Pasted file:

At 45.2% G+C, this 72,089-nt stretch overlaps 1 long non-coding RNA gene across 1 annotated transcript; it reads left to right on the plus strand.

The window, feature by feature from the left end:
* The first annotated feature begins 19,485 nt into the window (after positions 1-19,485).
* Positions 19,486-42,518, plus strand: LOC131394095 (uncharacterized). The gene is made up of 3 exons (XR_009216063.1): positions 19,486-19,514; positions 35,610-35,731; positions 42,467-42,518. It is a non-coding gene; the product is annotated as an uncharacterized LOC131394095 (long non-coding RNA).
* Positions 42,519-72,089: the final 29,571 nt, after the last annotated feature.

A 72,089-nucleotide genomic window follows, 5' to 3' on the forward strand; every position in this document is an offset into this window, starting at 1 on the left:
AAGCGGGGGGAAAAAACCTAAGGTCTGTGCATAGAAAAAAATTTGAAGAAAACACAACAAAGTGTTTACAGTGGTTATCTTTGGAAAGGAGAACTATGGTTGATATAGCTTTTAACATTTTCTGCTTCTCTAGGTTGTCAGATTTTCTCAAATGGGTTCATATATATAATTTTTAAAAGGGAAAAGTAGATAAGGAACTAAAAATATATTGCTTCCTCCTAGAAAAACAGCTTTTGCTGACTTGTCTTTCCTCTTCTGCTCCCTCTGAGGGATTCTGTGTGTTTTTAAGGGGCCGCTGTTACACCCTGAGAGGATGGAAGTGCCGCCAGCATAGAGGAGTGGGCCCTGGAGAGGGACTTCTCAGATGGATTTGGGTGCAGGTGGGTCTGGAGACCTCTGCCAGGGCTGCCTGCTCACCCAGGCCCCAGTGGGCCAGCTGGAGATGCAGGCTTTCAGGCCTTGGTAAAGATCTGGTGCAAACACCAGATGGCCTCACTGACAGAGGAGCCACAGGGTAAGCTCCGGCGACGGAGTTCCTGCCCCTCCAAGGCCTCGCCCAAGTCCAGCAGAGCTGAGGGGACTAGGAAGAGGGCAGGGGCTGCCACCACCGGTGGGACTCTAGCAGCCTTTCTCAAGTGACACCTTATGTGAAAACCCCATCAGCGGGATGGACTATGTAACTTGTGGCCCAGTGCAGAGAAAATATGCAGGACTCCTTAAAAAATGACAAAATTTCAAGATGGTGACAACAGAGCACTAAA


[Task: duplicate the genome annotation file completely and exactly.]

At 45.2% G+C, this 72,089-nt stretch overlaps 1 long non-coding RNA gene across 1 annotated transcript; it reads left to right on the plus strand.

The window, feature by feature from the left end:
* The first annotated feature begins 19,485 nt into the window (after positions 1-19,485).
* Positions 19,486-42,518, plus strand: LOC131394095 (uncharacterized). The gene is made up of 3 exons (XR_009216063.1): positions 19,486-19,514; positions 35,610-35,731; positions 42,467-42,518. It is a non-coding gene; the product is annotated as an uncharacterized LOC131394095 (long non-coding RNA).
* Positions 42,519-72,089: the final 29,571 nt, after the last annotated feature.

A 72,089-nucleotide genomic window follows, 5' to 3' on the forward strand; every position in this document is an offset into this window, starting at 1 on the left:
AAGCGGGGGGAAAAAACCTAAGGTCTGTGCATAGAAAAAAATTTGAAGAAAACACAACAAAGTGTTTACAGTGGTTATCTTTGGAAAGGAGAACTATGGTTGATATAGCTTTTAACATTTTCTGCTTCTCTAGGTTGTCAGATTTTCTCAAATGGGTTCATATATATAATTTTTAAAAGGGAAAAGTAGATAAGGAACTAAAAATATATTGCTTCCTCCTAGAAAAACAGCTTTTGCTGACTTGTCTTTCCTCTTCTGCTCCCTCTGAGGGATTCTGTGTGTTTTTAAGGGGCCGCTGTTACACCCTGAGAGGATGGAAGTGCCGCCAGCATAGAGGAGTGGGCCCTGGAGAGGGACTTCTCAGATGGATTTGGGTGCAGGTGGGTCTGGAGACCTCTGCCAGGGCTGCCTGCTCACCCAGGCCCCAGTGGGCCAGCTGGAGATGCAGGCTTTCAGGCCTTGGTAAAGATCTGGTGCAAACACCAGATGGCCTCACTGACAGAGGAGCCACAGGGTAAGCTCCGGCGACGGAGTTCCTGCCCCTCCAAGGCCTCGCCCAAGTCCAGCAGAGCTGAGGGGACTAGGAAGAGGGCAGGGGCTGCCACCACCGGTGGGACTCTAGCAGCCTTTCTCAAGTGACACCTTATGTGAAAACCCCATCAGCGGGATGGACTATGTAACTTGTGGCCCAGTGCAGAGAAAATATGCAGGACTCCTTAAAAAATGACAAAATTTCAAGATGGTGACAACAGAGCACTAAA